Glitter wall tile panels

wall-panel-081-2In mid-century America, people were frugal — and inventive. Ceramic wall tile — while fundamentally affordable — still may have been out of the reach of many Americans. So to bridge the gap, manufacturers came up with wall panels and even plastic wall tile to meet the needs of the DIY and super budget conscious segment of the market. Even so… paint is cheap… so their designs could be pretty spiffy. Today’s case in point: This set of Wallace Glitter Pre-Finished Wall Panel samples that I recently picked up. Glitter tile!

glitter wall panels

Wallace Manufacturing Company was located at 10th & Fayette in North Kansas City, Missouri.

The little samples in my kit are all 4″ x 4″ in size. They are scored, just as the wall board would have been. The wall board itself looks to be super sturdy, and the glossy paint finish looks very high quality and durable. The “glitter” on the glitter tiles looks to be painted — not real pieces of metal glitter, like we see on old glitter laminate. The grout on these glitter pieces also is painted. Overall — very nice!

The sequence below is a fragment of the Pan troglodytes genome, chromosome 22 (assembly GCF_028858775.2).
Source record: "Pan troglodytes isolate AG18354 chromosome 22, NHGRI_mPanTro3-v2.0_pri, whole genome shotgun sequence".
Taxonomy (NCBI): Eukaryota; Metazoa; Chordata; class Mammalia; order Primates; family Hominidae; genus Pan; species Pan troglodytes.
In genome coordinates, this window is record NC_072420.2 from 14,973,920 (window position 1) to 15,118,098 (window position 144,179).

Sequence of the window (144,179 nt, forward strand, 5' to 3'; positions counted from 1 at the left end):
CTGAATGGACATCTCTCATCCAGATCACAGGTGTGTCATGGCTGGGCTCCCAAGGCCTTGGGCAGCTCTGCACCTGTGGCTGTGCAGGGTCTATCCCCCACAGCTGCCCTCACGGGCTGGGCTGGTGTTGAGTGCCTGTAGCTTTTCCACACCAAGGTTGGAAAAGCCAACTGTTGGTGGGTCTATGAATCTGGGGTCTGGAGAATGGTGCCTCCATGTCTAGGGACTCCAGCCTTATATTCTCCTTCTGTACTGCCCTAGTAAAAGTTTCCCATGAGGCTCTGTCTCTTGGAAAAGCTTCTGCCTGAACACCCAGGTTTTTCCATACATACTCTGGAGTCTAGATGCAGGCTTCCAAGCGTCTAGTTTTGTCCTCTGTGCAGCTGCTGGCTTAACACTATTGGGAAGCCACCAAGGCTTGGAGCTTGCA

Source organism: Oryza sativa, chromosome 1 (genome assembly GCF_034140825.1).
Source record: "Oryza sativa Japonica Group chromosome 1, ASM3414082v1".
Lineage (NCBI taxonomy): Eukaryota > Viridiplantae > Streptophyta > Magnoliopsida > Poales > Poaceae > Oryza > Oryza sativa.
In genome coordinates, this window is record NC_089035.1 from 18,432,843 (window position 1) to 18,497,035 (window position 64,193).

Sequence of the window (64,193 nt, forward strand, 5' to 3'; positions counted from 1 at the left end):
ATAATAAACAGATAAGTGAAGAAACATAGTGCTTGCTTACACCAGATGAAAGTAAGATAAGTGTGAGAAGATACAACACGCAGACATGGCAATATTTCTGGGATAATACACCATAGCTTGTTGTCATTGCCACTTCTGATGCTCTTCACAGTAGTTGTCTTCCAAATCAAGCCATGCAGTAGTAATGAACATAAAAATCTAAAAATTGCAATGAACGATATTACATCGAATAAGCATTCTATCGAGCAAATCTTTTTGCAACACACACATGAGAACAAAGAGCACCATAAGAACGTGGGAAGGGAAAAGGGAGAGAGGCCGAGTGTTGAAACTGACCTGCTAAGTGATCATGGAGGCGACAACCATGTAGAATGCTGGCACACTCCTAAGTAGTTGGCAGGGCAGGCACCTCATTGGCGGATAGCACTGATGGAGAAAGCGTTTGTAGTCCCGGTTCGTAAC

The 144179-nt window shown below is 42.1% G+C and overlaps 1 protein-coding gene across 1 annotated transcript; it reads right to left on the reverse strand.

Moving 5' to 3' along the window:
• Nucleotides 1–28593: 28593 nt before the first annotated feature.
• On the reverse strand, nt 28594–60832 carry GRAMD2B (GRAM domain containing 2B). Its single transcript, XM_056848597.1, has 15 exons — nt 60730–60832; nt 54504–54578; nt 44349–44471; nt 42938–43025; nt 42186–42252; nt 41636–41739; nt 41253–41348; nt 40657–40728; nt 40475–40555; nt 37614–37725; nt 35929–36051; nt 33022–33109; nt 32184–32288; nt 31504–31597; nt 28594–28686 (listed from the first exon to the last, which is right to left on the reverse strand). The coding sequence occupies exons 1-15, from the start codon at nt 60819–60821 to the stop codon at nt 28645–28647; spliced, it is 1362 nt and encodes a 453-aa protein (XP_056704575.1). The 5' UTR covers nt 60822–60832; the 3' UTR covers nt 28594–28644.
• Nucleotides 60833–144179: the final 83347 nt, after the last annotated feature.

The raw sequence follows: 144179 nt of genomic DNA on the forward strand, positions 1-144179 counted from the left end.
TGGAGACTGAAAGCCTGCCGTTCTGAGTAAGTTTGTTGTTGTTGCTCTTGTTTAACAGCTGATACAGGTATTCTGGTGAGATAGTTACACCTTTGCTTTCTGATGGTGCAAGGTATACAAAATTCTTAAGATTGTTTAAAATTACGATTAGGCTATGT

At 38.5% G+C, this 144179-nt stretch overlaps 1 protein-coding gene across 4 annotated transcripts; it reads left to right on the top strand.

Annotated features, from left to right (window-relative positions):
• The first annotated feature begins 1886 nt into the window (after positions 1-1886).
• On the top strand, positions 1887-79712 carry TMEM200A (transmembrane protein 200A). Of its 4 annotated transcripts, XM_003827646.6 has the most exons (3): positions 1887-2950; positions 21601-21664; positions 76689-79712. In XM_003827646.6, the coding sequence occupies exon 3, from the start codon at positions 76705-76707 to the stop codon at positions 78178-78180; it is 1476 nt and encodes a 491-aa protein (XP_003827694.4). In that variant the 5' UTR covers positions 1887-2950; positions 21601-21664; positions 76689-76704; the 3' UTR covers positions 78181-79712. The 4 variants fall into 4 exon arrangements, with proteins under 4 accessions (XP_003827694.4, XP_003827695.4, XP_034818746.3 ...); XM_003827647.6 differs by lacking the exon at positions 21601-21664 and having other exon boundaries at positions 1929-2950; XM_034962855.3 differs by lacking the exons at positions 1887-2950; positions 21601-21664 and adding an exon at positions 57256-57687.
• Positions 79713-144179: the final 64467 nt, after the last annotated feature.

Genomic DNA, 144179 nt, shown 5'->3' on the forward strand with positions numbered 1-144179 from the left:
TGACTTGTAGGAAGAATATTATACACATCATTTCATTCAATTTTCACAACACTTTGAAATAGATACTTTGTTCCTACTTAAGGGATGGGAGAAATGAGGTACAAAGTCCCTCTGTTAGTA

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Comments

  1. Mary Elizabeth says

    Wow, these look familiar. My father and my uncle both installed something similar in each of their houses. The one in our bathroom, redone in the 1950s, looked similar to the gray speckled sample shown. It was a kind of masonite, finished on the outside surface to be waterproof, so it enclosed our new shower-tub. It was still there when they moved out 10 years later. I have no idea how it lasted, but I’m sure it didn’t match ceramic tile.